This strikes me as all kinds of wrong. The way I read this, you use #legendends on Twitter, and Warner Brothers then essentially owns your tweet, and can use it however they like for advertising, marketing or merchandising purposes, without crediting you in any way.

Seriously?

How are Twitter users even meant to see this? The terms are on Facebook! It’s not like you’ll see anything to notify you of these terms on Twitter before using the hashtag.

Warner Brothers can’t assume that everyone on Twitter using the #legendends hashtag will be on Facebook, like the ‘Dark Knight Rises – UK’ page, have spotted this post AND read the terms.

In fact, as far as I can see, this post is hidden from the main timeline on the ‘The Dark Knight Rises – UK’ FB page. This smacks of bringing these terms in on the quiet. Most people wouldn’t see this unless it came up on their News Feed and they were (like I was), puzzled or curious enough to click the link.

You can’t make someone enter into a contract they know nothing about.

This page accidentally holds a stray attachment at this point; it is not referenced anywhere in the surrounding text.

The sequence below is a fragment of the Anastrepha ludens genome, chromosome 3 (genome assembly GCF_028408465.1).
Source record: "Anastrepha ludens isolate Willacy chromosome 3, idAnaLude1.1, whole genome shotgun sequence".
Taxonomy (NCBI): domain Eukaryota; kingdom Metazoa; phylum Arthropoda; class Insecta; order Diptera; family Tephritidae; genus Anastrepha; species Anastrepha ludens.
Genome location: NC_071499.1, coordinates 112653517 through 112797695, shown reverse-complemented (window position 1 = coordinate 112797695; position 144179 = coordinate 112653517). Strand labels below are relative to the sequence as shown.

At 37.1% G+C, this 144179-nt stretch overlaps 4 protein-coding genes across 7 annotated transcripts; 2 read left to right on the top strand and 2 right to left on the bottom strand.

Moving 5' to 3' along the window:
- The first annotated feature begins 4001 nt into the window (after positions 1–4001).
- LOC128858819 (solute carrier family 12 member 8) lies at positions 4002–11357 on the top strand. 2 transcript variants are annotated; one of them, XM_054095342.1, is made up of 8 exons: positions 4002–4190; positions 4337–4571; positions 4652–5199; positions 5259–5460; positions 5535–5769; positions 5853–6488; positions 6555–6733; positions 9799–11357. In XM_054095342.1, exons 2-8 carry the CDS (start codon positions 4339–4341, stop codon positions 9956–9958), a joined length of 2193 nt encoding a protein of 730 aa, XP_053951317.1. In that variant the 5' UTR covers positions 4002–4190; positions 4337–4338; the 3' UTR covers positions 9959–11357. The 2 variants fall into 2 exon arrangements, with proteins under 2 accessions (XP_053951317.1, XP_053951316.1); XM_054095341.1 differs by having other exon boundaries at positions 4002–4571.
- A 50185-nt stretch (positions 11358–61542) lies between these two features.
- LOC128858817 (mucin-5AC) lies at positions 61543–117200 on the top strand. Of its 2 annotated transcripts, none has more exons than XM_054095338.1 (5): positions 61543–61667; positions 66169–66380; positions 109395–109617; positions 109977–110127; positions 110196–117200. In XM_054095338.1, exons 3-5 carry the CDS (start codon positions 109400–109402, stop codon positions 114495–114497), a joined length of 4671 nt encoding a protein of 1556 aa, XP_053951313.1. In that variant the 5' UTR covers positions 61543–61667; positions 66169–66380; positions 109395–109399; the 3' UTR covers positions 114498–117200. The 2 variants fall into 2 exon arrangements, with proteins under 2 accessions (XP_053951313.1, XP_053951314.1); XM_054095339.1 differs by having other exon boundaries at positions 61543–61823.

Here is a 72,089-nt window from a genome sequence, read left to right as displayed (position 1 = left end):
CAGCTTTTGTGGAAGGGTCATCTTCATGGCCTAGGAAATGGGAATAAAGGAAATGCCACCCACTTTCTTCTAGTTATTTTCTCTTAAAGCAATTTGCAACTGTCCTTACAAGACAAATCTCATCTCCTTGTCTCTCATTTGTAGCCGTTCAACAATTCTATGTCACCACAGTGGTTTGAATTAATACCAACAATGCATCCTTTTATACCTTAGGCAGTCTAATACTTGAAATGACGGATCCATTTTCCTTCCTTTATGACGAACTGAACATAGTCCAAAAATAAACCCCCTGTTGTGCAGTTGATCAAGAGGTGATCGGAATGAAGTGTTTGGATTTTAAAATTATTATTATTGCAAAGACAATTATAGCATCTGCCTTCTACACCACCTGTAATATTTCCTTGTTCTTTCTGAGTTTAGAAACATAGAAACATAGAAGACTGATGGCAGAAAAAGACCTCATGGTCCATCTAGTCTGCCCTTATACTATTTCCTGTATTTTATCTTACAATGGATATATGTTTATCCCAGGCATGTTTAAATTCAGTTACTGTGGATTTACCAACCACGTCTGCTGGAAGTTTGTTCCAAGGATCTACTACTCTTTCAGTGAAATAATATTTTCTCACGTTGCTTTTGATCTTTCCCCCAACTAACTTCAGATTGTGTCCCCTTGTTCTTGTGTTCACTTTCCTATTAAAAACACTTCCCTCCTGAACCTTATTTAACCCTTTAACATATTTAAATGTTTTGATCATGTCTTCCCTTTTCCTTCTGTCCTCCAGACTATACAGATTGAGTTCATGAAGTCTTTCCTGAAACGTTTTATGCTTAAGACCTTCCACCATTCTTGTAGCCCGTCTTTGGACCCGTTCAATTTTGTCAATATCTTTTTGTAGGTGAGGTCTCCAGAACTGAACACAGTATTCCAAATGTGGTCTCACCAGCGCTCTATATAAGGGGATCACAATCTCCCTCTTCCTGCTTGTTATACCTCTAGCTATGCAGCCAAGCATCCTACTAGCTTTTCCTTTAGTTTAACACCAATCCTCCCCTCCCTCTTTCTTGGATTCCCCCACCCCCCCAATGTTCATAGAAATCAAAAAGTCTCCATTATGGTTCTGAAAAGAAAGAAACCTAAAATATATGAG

Owning the conversation – literally

How on earth does Warner Brothers think this is OK? Let’s imagine I put up some terms on this blog about the use of a popular hashtag, say #ff, #winning or #justsayin.

Do I get to own all the tweets using that hashtag and then use them wherever and however I like just because I say I can?

I do appreciate that Warner Brothers has made and paid for this film, and has to promote it, and that social media is key to its strategy – in fact, I’m really excited to see it on Friday night and I don’t begrudge them hyping it up in the final days before its release.

But I’m amazed WB thinks it’s OK to take people’s words, say they own those words and use them for their own commercial purposes without attribution – potentially, without the authors of those words knowing anything about it.

I thought that social media was all about taking part, being fair and open and ethical. I thought that ‘owning the conversation’ was just a phrase. For Warner Brothers, it looks like it’s part of the business plan.